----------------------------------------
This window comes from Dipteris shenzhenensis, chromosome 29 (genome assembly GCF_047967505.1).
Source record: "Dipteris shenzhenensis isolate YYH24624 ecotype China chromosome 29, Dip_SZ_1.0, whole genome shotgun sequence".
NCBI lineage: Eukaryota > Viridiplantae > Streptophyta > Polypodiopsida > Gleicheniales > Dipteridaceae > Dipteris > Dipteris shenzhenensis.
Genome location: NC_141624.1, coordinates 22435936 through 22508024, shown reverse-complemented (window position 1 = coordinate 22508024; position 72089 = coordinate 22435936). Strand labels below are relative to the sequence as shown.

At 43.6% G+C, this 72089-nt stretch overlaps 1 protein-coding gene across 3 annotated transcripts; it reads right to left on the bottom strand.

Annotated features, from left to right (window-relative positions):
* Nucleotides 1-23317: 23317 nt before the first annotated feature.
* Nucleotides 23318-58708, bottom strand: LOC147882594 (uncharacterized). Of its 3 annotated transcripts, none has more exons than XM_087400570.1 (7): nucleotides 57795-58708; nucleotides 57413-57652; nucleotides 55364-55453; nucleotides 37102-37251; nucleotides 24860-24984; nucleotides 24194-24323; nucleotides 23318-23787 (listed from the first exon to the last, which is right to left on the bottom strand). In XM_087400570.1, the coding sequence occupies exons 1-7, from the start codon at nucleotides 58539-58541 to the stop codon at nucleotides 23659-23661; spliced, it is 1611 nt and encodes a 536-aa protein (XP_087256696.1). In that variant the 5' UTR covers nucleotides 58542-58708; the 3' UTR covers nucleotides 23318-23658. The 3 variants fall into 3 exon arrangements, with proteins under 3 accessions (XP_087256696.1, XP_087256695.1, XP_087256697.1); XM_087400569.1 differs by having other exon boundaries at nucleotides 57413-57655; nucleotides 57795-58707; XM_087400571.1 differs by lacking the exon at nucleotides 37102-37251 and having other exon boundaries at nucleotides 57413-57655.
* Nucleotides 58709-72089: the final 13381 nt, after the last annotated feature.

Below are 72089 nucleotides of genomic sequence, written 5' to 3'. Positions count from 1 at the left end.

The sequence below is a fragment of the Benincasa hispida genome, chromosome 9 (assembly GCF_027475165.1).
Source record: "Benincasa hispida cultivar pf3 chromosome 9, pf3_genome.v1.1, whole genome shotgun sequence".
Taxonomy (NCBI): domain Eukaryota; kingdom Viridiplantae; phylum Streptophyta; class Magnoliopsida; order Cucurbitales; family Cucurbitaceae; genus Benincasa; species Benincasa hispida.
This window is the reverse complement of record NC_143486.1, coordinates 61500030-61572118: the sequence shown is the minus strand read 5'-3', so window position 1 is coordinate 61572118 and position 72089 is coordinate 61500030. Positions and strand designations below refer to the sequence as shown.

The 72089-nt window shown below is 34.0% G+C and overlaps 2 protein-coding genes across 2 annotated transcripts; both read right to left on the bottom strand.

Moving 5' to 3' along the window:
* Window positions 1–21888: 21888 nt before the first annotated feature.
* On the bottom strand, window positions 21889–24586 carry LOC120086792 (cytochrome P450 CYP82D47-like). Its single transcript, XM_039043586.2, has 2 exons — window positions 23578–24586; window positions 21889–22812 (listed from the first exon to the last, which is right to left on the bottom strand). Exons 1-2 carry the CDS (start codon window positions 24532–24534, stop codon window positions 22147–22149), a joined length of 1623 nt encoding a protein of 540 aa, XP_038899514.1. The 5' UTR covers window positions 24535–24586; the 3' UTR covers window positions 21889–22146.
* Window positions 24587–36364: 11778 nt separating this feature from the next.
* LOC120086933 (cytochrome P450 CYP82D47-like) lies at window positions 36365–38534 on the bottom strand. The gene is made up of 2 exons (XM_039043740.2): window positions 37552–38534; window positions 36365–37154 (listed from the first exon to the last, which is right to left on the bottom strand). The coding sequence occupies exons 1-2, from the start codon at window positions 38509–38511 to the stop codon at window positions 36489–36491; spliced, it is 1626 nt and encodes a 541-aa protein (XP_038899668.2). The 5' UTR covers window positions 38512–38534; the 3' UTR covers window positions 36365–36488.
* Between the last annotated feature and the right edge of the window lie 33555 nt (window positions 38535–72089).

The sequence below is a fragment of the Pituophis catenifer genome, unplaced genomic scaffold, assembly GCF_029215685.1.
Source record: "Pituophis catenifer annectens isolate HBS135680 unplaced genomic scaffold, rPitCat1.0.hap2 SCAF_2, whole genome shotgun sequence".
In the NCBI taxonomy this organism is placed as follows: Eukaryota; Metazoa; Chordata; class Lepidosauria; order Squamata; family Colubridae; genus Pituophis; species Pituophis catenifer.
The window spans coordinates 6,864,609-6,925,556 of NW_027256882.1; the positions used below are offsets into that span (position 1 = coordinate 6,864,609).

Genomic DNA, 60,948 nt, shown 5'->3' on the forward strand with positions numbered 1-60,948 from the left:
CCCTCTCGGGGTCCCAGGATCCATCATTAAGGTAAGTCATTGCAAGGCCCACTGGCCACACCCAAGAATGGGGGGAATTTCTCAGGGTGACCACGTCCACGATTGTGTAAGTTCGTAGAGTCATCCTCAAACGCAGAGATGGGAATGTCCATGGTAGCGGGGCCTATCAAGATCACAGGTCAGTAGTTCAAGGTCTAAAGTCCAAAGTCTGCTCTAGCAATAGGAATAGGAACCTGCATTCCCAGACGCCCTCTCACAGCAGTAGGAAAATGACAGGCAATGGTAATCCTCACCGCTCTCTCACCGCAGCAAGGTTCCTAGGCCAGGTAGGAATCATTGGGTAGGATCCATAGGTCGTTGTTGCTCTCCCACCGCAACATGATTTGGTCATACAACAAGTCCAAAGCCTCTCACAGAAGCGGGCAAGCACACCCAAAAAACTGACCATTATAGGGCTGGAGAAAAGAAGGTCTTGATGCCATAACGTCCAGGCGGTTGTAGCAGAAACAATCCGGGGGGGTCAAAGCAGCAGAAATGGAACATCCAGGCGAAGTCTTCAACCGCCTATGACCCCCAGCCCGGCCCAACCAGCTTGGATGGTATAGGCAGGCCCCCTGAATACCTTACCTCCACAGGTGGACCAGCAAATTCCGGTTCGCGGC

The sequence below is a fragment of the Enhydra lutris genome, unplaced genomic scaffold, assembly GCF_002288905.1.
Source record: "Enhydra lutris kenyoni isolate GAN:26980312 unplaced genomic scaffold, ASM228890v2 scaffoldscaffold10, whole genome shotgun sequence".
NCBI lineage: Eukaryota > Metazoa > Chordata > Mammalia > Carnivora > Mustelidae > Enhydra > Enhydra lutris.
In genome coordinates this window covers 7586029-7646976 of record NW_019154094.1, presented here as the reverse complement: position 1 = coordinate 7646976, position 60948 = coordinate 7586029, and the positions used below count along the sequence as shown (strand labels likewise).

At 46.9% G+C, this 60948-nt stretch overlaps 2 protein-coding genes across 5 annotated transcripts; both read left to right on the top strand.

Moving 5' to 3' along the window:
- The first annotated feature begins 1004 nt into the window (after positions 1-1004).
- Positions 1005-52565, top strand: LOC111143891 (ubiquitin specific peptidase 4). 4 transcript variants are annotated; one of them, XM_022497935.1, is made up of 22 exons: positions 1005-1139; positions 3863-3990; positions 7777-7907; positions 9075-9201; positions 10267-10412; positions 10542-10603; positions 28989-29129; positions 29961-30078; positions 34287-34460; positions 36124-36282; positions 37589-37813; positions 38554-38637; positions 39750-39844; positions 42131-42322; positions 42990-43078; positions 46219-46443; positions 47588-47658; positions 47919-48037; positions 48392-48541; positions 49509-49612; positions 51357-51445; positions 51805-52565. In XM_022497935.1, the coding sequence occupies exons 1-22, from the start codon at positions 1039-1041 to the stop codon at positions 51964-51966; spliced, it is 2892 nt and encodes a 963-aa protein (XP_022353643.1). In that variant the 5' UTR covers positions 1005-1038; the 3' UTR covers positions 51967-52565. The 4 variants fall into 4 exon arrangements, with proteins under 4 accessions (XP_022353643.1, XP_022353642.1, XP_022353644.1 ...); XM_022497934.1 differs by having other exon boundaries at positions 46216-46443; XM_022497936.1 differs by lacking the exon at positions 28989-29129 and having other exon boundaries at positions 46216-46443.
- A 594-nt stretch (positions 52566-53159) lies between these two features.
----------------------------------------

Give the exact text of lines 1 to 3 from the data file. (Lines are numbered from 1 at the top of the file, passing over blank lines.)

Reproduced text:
This window comes from Dipteris shenzhenensis, chromosome 29 (genome assembly GCF_047967505.1).
Source record: "Dipteris shenzhenensis isolate YYH24624 ecotype China chromosome 29, Dip_SZ_1.0, whole genome shotgun sequence".
NCBI lineage: Eukaryota > Viridiplantae > Streptophyta > Polypodiopsida > Gleicheniales > Dipteridaceae > Dipteris > Dipteris shenzhenensis.